For those of you who have been following our company, Lake Whillans, posts, I thought it might be interesting to share a little about our vision of litigation finance and how we are building our firm. In this series, I will talk about finding investment opportunities, the ins-and-outs of working with businesses, and any other topics that you might be curious about (just email me at firstname.lastname@example.org).
Today, I want to start with what I think is the most critical aspect of building a successful litigation finance company: case selection.
It might seem pretty obvious that picking smart investments is critical for developing a successful litigation funding company, but what might not be obvious are all of the reasons why.
If Lake Whillans makes two $5 million investments, each expected to return $12.5 million in three years, then, if each investment meets its target, the expected IRR on the combined $10 million portfolio is ~36%.
If, however, one of the investments is successful and the other investment fails, and returns nothing, then the effective IRR on the portfolio drops dramatically to ~8%.  While only 50% of the portfolio failed to meet its target, the IRR of the portfolio dropped by more than 75% (from a 36% IRR to an 8% IRR).
Why is any of this important (other than the fact that it is more profitable to have a higher rate of return)? Because in order to remain as a viable business, Lake Whillans, or any litigation funder, must generate a rate of return (after deducting expenses) that equals or exceeds its cost of capital.
Therefore, for every loss incurred by a litigation funder, that funder must charge a higher corresponding price to finance any new litigation in order to meet or exceed that cost of capital. It might be helpful to think of procuring litigation finance as buying car insurance. In order to achieve the best rate for your car insurance one should find a provider that only insures safe drivers; safe drivers get in less accidents; insuring drivers that get in less accidents costs the insurance company less money, and therefore the insurance company can offer a lower rate for a given amount of coverage. The same holds true in litigation finance. If a litigation funder is better able to select successful investments, then that company will be able to achieve the same rate of return as a competing funder that charges higher rates but less often selects successful investments.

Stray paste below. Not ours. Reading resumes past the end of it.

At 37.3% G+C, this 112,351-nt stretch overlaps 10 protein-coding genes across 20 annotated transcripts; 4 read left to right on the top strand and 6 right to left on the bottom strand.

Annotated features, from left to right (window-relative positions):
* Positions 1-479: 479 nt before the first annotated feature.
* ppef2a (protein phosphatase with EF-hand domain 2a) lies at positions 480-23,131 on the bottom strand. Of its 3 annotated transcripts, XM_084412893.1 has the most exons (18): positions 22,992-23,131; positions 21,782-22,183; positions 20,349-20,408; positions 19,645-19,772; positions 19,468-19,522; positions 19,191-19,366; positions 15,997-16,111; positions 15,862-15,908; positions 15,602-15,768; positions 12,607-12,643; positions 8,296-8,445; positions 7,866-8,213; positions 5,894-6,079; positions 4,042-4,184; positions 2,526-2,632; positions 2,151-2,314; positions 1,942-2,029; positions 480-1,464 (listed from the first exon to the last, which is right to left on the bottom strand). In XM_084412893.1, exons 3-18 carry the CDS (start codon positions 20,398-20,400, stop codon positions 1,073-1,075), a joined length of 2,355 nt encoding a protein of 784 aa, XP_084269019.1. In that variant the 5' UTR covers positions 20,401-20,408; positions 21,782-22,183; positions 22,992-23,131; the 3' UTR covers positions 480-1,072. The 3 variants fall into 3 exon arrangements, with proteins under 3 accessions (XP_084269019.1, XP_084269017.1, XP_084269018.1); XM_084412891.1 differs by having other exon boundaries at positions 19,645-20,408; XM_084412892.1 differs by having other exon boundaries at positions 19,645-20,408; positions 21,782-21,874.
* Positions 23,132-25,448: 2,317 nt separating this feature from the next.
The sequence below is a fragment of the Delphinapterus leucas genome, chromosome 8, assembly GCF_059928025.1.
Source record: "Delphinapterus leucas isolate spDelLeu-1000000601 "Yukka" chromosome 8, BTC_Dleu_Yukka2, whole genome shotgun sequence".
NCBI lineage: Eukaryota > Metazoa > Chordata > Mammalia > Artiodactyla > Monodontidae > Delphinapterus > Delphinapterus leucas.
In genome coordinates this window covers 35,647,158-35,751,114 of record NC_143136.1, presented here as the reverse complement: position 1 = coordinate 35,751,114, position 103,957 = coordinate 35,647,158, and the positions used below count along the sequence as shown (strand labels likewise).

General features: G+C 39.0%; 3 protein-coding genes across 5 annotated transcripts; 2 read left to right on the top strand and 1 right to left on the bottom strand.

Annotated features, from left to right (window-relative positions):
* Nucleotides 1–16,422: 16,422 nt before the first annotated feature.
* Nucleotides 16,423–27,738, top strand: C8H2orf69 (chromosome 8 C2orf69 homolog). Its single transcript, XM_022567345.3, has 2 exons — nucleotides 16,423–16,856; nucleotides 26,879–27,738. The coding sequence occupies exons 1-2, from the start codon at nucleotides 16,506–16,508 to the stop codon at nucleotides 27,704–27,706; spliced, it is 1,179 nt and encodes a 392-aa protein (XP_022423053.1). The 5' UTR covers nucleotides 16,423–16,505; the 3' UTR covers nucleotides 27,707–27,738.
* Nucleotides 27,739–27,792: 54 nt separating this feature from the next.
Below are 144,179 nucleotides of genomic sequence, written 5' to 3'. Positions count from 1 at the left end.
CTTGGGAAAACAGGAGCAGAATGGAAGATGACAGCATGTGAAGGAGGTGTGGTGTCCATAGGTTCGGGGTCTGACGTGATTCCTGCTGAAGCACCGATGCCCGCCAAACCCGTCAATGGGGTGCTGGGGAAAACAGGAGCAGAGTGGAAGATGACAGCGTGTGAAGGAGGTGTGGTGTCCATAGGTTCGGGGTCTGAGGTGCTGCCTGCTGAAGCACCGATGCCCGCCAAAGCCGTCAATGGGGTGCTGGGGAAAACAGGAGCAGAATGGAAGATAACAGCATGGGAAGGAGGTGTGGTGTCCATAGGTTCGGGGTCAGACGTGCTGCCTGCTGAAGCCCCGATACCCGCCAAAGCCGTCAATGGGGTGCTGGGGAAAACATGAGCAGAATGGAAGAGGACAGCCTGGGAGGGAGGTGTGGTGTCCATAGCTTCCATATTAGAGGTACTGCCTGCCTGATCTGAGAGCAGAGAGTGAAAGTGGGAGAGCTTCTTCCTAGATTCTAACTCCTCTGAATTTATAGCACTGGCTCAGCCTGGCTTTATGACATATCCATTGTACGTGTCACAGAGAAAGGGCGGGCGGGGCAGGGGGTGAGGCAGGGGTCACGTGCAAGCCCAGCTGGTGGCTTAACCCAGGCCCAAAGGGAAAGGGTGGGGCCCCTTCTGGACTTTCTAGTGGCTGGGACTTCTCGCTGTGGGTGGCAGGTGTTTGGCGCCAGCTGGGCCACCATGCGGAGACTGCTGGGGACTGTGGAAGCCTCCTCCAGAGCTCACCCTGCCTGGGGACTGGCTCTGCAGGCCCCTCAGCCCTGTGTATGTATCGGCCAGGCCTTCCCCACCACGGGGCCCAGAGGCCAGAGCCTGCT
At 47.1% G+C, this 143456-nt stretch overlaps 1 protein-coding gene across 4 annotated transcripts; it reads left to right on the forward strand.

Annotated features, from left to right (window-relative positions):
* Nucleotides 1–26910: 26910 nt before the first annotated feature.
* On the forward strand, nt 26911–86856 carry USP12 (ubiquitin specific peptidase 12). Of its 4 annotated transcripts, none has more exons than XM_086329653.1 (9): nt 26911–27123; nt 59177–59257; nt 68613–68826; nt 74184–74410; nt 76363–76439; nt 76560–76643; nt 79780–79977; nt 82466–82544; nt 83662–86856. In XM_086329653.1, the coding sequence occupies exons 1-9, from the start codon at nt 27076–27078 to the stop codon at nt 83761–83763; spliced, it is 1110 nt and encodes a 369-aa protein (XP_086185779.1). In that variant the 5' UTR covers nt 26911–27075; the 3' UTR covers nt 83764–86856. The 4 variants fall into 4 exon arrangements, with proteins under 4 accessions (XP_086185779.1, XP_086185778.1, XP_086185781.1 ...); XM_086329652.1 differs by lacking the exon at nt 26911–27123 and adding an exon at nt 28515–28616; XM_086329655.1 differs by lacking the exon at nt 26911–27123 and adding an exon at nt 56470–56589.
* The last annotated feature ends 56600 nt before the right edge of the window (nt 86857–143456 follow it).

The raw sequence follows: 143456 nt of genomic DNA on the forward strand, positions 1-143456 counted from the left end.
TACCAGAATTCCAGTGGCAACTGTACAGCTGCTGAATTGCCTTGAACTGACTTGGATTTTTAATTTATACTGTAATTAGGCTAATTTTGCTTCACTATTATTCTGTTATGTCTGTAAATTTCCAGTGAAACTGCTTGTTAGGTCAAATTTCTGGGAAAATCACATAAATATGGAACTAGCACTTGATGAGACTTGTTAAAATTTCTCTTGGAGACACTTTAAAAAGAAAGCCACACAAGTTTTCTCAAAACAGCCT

To illustrate, imagine two litigation funding companies. Funder A invests $5 million in five litigations, which take three years to complete and, if successful, will achieve a gross return of $25 million each. Funder B invests $5 million in three litigations, which take three years to complete and, if successful, will achieve a gross return of $25 million each. Litigation Funder A achieves success in only three of its five investments, while Litigation Funder B achieves success in all three of its investments. In order to achieve an IRR of ~20% on its portfolio of investments, Litigation Funder A would have to achieve an IRR of ~44% on each of its successful investments , while Litigation Funder B would only have to achieve an IRR of ~20% on its investments .
What does this mean for the claimholder? Litigation Funder A would have to charge a claimholder return of capital plus 50% of net proceeds on all of its investments to achieve a ~44% IRR in this scenario , while Litigation Funder B would only have to charge return of capital plus 20% on all of its investments to achieve its necessary ~20% IRR .
These are substantially different offerings for a business seeking litigation finance. If a business accessed capital from Litigation Funder B, rather than Litigation Funder A, it would be able to retain approximately 30% more of its asset.
When thinking about building a litigation finance company, it is important to attract the highest quality claims available. The best way to do this is to offer the most competitive financing terms, and the best way to offer the most competitive financing terms is to select the best claims right from the start, and that is what we have set out to do
 See google spreadsheet Scenario One
 See google spreadsheet Scenario Two
 See google spreadsheet Litigation Funder A
 See google spreadsheet Litigation Funder B
 Total Proceeds=$25M; Return of Capital=$5M; Net Proceeds=$20M [$25M – $5M]; 50% of Net Proceeds=$10M [.5 * $20M]; Total Return to Funder=$15M [$5M + $10M]; IRR = ~44% [See google spreadsheet Litigation Funder A]
 Total Proceeds=$25M; Return of Capital=$5M; Net Proceeds=$20M [$25M – $5M]; 20% of Net Proceeds=$4M [.2 * $20M]; Total Return to Funder=$9M [$5M + $10M]; IRR = ~20% [See google spreadsheet Litigation Funder B]